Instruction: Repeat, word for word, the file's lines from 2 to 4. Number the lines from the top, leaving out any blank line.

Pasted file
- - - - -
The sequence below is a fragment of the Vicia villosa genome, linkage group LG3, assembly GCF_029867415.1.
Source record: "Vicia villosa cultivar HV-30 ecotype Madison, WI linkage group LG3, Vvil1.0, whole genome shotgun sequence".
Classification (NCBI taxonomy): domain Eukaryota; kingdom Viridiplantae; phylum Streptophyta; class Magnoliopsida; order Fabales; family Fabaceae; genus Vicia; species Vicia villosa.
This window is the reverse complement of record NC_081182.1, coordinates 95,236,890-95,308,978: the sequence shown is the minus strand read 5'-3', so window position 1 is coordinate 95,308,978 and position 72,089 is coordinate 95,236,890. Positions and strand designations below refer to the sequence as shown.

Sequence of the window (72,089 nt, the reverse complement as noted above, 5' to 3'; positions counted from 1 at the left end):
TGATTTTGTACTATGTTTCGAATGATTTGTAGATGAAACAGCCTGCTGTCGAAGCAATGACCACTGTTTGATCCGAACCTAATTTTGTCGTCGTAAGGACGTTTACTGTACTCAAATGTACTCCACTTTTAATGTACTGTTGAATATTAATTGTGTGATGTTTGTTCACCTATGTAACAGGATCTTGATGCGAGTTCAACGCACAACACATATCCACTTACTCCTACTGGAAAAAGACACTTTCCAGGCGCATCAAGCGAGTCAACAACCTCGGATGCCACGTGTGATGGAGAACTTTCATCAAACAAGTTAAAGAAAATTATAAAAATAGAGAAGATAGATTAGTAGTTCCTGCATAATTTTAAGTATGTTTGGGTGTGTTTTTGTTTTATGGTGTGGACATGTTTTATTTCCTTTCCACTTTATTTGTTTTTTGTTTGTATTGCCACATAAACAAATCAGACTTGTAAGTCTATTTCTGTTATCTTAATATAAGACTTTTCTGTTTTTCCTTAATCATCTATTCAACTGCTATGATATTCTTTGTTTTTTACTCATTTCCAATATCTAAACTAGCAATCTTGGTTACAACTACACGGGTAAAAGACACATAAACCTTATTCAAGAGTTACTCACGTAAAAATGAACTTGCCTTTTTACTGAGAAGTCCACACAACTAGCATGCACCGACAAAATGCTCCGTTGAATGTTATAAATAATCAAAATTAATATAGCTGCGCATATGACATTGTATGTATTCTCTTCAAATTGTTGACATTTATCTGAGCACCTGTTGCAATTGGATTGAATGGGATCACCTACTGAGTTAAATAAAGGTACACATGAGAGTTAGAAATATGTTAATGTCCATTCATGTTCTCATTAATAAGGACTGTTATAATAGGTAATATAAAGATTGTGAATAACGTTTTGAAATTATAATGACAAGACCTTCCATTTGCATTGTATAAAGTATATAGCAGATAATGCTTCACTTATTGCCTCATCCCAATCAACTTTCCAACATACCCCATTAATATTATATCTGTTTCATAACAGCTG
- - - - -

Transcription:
Source record: "Vicia villosa cultivar HV-30 ecotype Madison, WI linkage group LG3, Vvil1.0, whole genome shotgun sequence".
Classification (NCBI taxonomy): domain Eukaryota; kingdom Viridiplantae; phylum Streptophyta; class Magnoliopsida; order Fabales; family Fabaceae; genus Vicia; species Vicia villosa.
This window is the reverse complement of record NC_081182.1, coordinates 95,236,890-95,308,978: the sequence shown is the minus strand read 5'-3', so window position 1 is coordinate 95,308,978 and position 72,089 is coordinate 95,236,890. Positions and strand designations below refer to the sequence as shown.